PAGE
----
Researchers have detailed what they call the “First successful attempt” at decrypting data infected with Hive ransomware without relying on the private key used to lock access to the content.
“We were able to recover the master key for generating the file encryption key without the attacker’s private key, by using a cryptographic vulnerability identified through analysis,” a group of academics from South Korea’s Kookmin University said in a new paper analyzing its encryption process.
The cryptographic vulnerability identified by the researchers concerns the mechanism by which the master keys are generated and stored, with the ransomware strain only encrypting select portions of the file as opposed to the entire contents using two keystreams derived from the master key.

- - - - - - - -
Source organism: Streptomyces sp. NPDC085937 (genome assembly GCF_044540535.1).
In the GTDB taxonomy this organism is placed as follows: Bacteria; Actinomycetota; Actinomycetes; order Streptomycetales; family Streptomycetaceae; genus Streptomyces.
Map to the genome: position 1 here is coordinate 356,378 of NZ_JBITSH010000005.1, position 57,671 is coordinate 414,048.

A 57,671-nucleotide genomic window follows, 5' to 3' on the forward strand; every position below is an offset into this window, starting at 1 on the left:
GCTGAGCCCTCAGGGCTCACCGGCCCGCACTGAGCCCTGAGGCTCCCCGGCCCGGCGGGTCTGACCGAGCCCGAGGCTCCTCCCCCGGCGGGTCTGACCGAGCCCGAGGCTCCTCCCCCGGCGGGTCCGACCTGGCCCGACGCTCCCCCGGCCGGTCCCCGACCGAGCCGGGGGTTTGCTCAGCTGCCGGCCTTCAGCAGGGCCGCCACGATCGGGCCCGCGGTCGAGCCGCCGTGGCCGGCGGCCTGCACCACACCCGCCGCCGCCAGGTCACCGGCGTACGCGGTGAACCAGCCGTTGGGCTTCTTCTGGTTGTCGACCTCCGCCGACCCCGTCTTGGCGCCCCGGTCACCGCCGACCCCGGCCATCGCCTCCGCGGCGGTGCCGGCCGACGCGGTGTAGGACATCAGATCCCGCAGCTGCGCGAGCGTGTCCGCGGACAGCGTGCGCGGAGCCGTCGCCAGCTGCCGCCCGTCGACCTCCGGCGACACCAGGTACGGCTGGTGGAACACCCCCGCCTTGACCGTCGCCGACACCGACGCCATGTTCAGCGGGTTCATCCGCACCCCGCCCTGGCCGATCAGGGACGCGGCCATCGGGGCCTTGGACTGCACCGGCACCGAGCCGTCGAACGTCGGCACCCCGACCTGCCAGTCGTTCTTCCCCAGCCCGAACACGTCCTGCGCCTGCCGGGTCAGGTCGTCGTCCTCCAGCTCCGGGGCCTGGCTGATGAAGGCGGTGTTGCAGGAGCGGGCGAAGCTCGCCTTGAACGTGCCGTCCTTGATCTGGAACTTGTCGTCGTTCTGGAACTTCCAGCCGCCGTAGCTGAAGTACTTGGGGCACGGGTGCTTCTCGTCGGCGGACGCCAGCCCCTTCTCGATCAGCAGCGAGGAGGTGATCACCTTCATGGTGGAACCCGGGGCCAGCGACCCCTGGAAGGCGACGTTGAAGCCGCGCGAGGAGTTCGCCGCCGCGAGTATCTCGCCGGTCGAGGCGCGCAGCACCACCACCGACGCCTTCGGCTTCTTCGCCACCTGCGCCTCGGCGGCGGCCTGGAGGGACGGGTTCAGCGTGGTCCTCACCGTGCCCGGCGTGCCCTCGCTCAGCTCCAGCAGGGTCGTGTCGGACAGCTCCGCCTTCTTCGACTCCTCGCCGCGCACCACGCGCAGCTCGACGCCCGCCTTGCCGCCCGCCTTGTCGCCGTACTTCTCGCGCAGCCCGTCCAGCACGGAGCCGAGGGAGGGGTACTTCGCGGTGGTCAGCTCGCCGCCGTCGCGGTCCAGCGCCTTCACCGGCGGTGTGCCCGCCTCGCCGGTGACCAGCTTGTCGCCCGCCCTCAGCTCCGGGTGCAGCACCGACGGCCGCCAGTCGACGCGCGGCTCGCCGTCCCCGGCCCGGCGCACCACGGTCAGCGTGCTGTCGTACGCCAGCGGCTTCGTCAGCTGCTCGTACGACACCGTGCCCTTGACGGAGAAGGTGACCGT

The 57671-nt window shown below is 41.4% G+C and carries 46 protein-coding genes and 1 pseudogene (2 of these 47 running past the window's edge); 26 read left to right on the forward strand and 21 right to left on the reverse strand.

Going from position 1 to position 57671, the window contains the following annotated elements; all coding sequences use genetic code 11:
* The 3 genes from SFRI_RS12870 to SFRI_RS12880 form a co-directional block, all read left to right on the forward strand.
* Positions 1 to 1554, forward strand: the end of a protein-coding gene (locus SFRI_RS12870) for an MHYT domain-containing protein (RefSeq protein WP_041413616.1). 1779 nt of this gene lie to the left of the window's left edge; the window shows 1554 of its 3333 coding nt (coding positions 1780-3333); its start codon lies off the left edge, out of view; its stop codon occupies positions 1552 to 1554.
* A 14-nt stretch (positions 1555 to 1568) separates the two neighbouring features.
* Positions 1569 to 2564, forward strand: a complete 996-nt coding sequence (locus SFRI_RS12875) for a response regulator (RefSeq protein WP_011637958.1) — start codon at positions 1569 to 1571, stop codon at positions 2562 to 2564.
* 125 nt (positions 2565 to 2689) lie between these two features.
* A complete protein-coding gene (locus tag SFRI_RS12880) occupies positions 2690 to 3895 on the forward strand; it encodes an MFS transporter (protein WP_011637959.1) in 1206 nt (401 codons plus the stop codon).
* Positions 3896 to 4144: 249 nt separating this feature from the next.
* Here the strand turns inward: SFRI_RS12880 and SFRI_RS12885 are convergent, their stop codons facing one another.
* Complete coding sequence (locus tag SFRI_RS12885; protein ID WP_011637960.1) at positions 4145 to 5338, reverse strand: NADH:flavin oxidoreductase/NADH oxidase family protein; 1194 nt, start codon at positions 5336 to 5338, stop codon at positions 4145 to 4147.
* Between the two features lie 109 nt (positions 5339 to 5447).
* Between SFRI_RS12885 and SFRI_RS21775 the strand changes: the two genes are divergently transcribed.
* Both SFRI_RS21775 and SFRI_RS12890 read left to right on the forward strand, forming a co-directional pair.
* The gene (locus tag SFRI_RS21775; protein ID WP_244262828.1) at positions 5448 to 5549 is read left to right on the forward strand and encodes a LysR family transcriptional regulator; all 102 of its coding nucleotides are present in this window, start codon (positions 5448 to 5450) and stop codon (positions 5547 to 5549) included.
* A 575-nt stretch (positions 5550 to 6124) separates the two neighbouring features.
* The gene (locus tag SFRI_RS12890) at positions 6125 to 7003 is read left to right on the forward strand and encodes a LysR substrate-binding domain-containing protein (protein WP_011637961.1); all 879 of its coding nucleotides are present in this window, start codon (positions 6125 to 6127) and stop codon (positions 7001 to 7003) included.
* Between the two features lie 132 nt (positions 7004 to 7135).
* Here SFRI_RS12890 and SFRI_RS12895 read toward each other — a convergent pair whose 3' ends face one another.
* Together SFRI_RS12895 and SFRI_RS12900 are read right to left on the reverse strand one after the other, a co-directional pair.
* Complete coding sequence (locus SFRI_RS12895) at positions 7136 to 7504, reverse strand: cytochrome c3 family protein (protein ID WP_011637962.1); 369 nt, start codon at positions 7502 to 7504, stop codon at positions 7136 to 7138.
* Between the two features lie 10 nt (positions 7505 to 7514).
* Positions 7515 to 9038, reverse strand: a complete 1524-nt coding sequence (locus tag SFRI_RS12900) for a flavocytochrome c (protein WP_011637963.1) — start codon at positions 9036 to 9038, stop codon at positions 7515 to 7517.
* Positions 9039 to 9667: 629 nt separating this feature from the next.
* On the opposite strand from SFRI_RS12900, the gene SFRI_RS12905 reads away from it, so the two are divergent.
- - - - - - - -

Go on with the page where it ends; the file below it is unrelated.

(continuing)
“For each file encryption process, two keystreams from the master key are needed,” the researchers explained.
“Two keystreams are created by selecting two random offsets from the master key and extracting 0x100000 bytes and 0x400 bytes from the selected offset, respectively.”
“The master key recovered 92% succeeded in decrypting approximately 72% of the files, the master key restored 96% succeeded in decrypting approximately 82% of the files, and the master key restored 98% succeeded in decrypting approximately 98% of the files,” the researchers said.